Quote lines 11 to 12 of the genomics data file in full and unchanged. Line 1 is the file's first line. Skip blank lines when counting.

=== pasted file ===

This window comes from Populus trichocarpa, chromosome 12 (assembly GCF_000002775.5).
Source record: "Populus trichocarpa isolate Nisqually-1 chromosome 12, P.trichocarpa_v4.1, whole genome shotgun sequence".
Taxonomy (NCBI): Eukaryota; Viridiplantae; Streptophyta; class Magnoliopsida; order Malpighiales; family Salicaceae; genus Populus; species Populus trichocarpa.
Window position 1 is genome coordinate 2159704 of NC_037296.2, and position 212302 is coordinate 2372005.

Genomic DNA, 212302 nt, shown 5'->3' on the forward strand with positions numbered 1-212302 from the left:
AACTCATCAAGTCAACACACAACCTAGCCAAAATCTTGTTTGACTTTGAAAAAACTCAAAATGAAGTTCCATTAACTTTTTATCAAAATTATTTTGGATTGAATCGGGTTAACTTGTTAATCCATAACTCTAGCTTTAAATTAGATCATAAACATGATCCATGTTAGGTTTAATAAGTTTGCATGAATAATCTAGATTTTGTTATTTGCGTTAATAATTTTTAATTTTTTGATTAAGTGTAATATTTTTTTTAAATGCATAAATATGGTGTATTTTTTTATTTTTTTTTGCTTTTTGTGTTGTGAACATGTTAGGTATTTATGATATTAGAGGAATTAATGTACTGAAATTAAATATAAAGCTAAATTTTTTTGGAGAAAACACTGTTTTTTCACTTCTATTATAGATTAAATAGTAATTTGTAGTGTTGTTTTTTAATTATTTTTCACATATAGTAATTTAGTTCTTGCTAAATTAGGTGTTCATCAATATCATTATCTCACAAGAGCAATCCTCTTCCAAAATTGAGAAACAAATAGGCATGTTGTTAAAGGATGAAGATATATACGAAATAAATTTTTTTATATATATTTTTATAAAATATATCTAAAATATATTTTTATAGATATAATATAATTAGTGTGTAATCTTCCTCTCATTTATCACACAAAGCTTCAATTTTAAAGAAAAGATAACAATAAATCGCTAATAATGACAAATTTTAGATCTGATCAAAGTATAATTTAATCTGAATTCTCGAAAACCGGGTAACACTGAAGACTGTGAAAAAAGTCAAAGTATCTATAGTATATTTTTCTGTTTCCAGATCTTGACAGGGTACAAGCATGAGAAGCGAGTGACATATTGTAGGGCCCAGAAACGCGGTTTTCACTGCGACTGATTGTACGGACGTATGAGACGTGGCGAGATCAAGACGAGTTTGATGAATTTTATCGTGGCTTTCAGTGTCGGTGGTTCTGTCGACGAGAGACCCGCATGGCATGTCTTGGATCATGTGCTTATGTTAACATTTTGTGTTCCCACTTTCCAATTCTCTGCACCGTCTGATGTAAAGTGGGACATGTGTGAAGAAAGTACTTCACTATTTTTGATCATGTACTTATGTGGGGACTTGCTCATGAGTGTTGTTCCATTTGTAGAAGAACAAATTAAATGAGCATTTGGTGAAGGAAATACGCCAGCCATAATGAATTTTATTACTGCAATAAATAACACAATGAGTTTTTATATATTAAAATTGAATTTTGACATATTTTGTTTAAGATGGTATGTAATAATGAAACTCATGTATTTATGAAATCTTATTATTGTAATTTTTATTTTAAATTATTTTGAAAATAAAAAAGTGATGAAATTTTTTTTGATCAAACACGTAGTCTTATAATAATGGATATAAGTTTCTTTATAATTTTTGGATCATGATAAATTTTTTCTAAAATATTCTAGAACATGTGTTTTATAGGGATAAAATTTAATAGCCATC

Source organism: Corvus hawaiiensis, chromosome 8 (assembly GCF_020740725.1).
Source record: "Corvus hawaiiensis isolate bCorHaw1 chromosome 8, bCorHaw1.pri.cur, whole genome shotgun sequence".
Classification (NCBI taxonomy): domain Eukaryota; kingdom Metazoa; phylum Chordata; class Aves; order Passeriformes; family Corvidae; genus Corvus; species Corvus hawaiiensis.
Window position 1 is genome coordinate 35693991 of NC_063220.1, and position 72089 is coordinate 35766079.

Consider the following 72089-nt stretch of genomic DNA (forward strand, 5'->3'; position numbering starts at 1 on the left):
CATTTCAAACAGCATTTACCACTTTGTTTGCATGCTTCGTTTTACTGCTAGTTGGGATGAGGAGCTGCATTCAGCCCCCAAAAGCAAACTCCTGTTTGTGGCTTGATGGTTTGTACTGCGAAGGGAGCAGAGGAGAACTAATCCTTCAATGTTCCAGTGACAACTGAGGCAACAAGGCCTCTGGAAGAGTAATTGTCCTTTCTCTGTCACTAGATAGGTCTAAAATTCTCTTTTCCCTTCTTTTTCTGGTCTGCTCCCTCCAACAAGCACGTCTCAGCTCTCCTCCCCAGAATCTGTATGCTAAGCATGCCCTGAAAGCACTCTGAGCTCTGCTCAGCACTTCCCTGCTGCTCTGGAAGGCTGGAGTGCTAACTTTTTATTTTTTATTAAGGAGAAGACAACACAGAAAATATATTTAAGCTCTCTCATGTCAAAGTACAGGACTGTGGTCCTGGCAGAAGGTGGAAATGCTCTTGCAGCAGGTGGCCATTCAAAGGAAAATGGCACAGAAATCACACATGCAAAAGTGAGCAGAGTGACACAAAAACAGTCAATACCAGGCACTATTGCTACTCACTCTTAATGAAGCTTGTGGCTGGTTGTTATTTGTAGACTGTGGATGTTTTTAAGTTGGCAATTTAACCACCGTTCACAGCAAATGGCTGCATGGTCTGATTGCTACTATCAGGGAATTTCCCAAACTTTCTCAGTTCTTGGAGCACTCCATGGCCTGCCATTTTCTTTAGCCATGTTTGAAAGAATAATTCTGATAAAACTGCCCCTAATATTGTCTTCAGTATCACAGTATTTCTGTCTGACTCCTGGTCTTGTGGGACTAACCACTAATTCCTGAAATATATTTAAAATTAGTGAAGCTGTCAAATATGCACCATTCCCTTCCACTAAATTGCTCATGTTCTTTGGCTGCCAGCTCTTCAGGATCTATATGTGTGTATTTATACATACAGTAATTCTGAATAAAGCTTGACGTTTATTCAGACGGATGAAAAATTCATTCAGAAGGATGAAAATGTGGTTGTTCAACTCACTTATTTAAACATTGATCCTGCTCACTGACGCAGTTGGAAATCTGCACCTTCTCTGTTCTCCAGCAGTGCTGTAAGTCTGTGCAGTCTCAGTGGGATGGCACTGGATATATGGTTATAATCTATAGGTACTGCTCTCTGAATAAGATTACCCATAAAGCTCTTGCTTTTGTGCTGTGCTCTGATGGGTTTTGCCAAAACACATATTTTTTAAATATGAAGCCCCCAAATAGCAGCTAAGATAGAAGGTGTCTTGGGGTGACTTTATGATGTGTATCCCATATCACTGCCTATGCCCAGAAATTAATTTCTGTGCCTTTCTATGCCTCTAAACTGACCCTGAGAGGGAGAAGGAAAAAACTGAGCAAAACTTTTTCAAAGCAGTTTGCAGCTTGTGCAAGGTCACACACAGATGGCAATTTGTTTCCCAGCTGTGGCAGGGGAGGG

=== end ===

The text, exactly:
Consider the following 72089-nt stretch of genomic DNA (forward strand, 5'->3'; position numbering starts at 1 on the left):
CATTTCAAACAGCATTTACCACTTTGTTTGCATGCTTCGTTTTACTGCTAGTTGGGATGAGGAGCTGCATTCAGCCCCCAAAAGCAAACTCCTGTTTGTGGCTTGATGGTTTGTACTGCGAAGGGAGCAGAGGAGAACTAATCCTTCAATGTTCCAGTGACAACTGAGGCAACAAGGCCTCTGGAAGAGTAATTGTCCTTTCTCTGTCACTAGATAGGTCTAAAATTCTCTTTTCCCTTCTTTTTCTGGTCTGCTCCCTCCAACAAGCACGTCTCAGCTCTCCTCCCCAGAATCTGTATGCTAAGCATGCCCTGAAAGCACTCTGAGCTCTGCTCAGCACTTCCCTGCTGCTCTGGAAGGCTGGAGTGCTAACTTTTTATTTTTTATTAAGGAGAAGACAACACAGAAAATATATTTAAGCTCTCTCATGTCAAAGTACAGGACTGTGGTCCTGGCAGAAGGTGGAAATGCTCTTGCAGCAGGTGGCCATTCAAAGGAAAATGGCACAGAAATCACACATGCAAAAGTGAGCAGAGTGACACAAAAACAGTCAATACCAGGCACTATTGCTACTCACTCTTAATGAAGCTTGTGGCTGGTTGTTATTTGTAGACTGTGGATGTTTTTAAGTTGGCAATTTAACCACCGTTCACAGCAAATGGCTGCATGGTCTGATTGCTACTATCAGGGAATTTCCCAAACTTTCTCAGTTCTTGGAGCACTCCATGGCCTGCCATTTTCTTTAGCCATGTTTGAAAGAATAATTCTGATAAAACTGCCCCTAATATTGTCTTCAGTATCACAGTATTTCTGTCTGACTCCTGGTCTTGTGGGACTAACCACTAATTCCTGAAATATATTTAAAATTAGTGAAGCTGTCAAATATGCACCATTCCCTTCCACTAAATTGCTCATGTTCTTTGGCTGCCAGCTCTTCAGGATCTATATGTGTGTATTTATACATACAGTAATTCTGAATAAAGCTTGACGTTTATTCAGACGGATGAAAAATTCATTCAGAAGGATGAAAATGTGGTTGTTCAACTCACTTATTTAAACATTGATCCTGCTCACTGACGCAGTTGGAAATCTGCACCTTCTCTGTTCTCCAGCAGTGCTGTAAGTCTGTGCAGTCTCAGTGGGATGGCACTGGATATATGGTTATAATCTATAGGTACTGCTCTCTGAATAAGATTACCCATAAAGCTCTTGCTTTTGTGCTGTGCTCTGATGGGTTTTGCCAAAACACATATTTTTTAAATATGAAGCCCCCAAATAGCAGCTAAGATAGAAGGTGTCTTGGGGTGACTTTATGATGTGTATCCCATATCACTGCCTATGCCCAGAAATTAATTTCTGTGCCTTTCTATGCCTCTAAACTGACCCTGAGAGGGAGAAGGAAAAAACTGAGCAAAACTTTTTCAAAGCAGTTTGCAGCTTGTGCAAGGTCACACACAGATGGCAATTTGTTTCCCAGCTGTGGCAGGGGAGGG